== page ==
Jason Cohen, "Mark E. Smith's wrath & roll"

Rolling Stone, September 16, 1993, p. 20.


Mark E. Smith is one of Britain's great misanthropes. On the 1980 live album Totale's Turns, only the third record by his band the Fall, Smith tells the audience: "The difference between us and you is that we have brains." In the ensuing decade plus, he has become known as the ranting enemy of all that is shallow and ephemeral in music. Delivering his social commentary over a muscular avant-cacophony of dingy guitars and primal beats, Smith is something like a working-class Martin Amis armed with Link Wray's rumble.

Earlier this summer the Fall released their 17th LP, The Infotainment Scan, the initial fruit of the much-ballyhooed partnership between Atlantic Records and cutting-edge indie Matador. It's also the first Fall album to come out on these shores since 1990's Extricate. As such, Smith is about to be (re)discovered by America. It only took 15 years, 13 different members, a dozen record companies and an endless assortment of Fall fanatics (such as Sonic Youth and Pavement) eclipsing Smith's own success.

Now Smith gives interviews in Atlantic's sleek conference room, the video for "The League of Bald-Headed Men" is on 120 Minutes, and the band is touring here for the first time since '88. Smith even did an in-store at Manhattan's Kim's Underground though the management warned patrons not to expect an autograph session - a flier advertising the appearance read: "He probably won't like you." Smith can stifle an impertinent journalist or overeager fan with a single withering word.

That's Mark E. Smith the image. Mark E. Smith, the man, can be an altogether more amiable personage, a coarse but prodigiously clever Manchester native whose accent seems to fizz out the corners of his mouth. Perennially garbed in a blade suit, with ale and cigarettes always nearby, Smith is quick to hold forth - at hilarious and meandering length - on politics, '70s nostalgia, fashion, bureaucratic record company bastards, the royal family and why his dentist started overcharging him "We've got this recession and it's really bad", Smith whines sarcastically. "Get the violins out! It's only talk. It's hit the professional classes, so you hear about it. Manchester's been in recession since the end of America's Civil War."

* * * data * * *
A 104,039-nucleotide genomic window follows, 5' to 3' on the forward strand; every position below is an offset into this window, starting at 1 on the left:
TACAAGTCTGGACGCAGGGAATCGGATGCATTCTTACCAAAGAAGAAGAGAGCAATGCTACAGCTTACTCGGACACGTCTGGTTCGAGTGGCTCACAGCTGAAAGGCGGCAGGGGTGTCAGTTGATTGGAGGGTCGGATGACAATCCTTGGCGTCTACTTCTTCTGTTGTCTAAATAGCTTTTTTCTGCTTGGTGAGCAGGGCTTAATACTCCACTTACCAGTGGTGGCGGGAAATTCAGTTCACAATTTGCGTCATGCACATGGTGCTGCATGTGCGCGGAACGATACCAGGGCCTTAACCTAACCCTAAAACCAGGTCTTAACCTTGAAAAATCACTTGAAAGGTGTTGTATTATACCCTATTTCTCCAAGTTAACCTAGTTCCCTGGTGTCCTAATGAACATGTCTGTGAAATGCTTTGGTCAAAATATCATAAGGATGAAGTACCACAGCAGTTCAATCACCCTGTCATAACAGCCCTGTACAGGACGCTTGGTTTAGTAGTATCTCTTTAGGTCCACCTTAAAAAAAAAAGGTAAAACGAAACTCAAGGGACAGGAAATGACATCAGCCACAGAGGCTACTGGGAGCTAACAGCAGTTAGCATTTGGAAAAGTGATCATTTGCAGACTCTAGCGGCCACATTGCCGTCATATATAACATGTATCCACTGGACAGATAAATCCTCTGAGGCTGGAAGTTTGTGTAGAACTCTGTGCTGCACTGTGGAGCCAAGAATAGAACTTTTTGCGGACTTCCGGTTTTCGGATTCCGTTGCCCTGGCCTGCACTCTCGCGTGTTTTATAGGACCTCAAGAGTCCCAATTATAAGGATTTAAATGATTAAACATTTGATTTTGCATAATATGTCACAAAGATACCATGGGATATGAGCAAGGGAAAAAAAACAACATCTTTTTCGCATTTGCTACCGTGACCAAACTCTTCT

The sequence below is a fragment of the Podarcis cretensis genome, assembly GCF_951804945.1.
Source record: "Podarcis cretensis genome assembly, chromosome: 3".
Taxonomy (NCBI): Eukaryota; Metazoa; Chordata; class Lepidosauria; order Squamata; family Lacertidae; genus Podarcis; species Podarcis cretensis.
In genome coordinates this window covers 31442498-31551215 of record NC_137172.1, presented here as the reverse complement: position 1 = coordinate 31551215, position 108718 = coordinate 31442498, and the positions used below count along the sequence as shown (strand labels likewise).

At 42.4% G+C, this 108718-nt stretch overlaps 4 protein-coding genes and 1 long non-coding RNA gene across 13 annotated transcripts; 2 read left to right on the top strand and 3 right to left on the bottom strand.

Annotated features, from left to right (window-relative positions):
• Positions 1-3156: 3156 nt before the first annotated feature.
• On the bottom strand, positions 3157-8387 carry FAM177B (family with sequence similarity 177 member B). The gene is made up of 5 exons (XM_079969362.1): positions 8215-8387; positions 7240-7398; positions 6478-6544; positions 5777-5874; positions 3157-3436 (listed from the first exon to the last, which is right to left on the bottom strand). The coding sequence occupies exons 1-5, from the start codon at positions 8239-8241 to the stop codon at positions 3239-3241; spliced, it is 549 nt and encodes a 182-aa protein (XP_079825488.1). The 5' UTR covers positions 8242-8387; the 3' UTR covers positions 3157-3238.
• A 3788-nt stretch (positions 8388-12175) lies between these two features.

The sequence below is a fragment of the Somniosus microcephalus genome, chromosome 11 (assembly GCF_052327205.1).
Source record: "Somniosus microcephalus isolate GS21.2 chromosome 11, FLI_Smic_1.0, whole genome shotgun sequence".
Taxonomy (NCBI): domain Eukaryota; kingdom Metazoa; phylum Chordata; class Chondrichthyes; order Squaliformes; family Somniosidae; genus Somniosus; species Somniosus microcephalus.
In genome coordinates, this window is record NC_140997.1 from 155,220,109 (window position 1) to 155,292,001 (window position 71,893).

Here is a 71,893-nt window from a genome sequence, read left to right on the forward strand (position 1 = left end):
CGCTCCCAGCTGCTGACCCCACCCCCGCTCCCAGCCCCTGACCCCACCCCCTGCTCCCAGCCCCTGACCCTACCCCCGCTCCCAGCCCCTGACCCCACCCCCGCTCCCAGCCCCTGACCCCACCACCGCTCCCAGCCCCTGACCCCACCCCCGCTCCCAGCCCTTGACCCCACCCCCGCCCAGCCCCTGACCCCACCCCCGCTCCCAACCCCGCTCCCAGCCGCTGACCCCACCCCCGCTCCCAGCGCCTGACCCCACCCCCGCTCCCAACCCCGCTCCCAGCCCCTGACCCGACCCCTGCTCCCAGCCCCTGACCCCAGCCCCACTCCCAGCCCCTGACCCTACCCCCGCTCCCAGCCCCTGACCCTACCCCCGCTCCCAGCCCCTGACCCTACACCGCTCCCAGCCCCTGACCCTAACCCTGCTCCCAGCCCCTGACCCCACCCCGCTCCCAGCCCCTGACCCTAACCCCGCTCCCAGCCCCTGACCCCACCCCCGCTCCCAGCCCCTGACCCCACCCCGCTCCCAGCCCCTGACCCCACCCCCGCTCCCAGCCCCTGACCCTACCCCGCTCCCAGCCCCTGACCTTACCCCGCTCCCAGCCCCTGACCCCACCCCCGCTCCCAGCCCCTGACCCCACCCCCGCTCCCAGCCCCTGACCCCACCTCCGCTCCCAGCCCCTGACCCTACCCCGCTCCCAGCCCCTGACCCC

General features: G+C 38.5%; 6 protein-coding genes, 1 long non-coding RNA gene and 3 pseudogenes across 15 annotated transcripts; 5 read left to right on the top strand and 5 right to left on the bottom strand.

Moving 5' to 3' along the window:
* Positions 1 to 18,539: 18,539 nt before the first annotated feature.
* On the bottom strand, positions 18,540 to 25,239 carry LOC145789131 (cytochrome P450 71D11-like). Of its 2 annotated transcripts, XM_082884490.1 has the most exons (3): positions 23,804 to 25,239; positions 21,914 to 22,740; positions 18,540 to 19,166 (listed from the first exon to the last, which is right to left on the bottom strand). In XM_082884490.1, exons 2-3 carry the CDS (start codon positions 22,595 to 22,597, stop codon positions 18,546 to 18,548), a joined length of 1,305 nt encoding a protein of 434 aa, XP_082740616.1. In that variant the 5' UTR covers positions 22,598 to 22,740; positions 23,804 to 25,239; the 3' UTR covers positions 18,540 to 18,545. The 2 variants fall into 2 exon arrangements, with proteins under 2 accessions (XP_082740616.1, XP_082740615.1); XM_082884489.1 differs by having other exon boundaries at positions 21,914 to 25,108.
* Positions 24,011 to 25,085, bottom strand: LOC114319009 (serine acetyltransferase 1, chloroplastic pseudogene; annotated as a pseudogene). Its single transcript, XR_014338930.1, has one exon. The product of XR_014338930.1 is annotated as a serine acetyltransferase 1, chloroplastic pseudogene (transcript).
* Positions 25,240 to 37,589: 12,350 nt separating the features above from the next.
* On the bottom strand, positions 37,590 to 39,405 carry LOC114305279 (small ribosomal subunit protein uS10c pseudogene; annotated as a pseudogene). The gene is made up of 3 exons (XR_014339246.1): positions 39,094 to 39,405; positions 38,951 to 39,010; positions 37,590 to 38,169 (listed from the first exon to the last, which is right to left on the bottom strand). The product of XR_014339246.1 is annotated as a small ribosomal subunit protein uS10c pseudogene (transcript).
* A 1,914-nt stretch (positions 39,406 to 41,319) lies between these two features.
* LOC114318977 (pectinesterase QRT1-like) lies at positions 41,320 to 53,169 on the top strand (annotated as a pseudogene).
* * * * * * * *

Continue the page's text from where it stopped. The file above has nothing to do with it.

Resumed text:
All these subjects are fair game on The Infotainment Scan, which sends the band's trademark spoken vocals and obstreperous guitar reeling in a grid of dancey technobabble. Smith's scabrous lyrics channel-surf through a retrogressive, empty-headed culture consumed with consumption. Songs like 'A Past Gone Mad' and 'Glam-Racket' mock shallow trend hoppers with nothing to live for but their demographic group, though the latter song, with its lyric, "You are bequeathed in suede," has been interpreted as a dig at London's "best new band" (Smith claims he's referring to the fabric). Some publications misprint the title as The Infotainment Scam, which would be equally appropriate. "A bit deliberate, that," Smith says with a smirk, adding ominously, "I spend a lot of time on my titles, more than I do on recording."

Smith was a dockworker who loved rockabilly, the Velvet Underground and German experimentalists Can when he formed the Fall in 1977. Less than skilled instrumentally, the band fell back on creativity, that old DIY hallmark, inventing a bruising, unfashionable noise of their own, with Smith scowling and howling above the racket in his thick monotone. "I really wanted to toast in a reggae way," Smith says. "Then the accent comes into it. Delivery's the important thing, isn't it? It's just microphone technique." Yes, like Dylan and Lou Reed, Smith is a pioneer of white rap.

Smith claims to be even less musically proficient now. "I used to know what A, E and D were," he says. "Now I know what A is." He manages to thrash out riffs playing one-finger piano but his current band mates - keyboardist Dave Bush, drummer Simon Wolstencroft and stalwarts Craig Scanlon and Stephen Hanley on guitar and bass respectively - know their way around the instruments and have become more active as co-songwriters. 'The Infotainment Scan' finds more than a few pop moments in covers, particularly a surprising deconstruction of Sister Sledge's 'Lost in Music.' Since Smith's lyrics touch on disco, media and technology, it was only logical to bring those things to the mix. "I've always wanted to abuse machinery," Smith says. "We get mixed up with Morrissey, like 'We will never use synthesizers' and all that shit. I've never been like that." Even with computer rhythms and techno keyboards the Fall still sound - indubitably, even monolithically - like the Fall.

"Yeah, it keeps us going, bad music," Smith says, as if he's just realised it. "It does actually."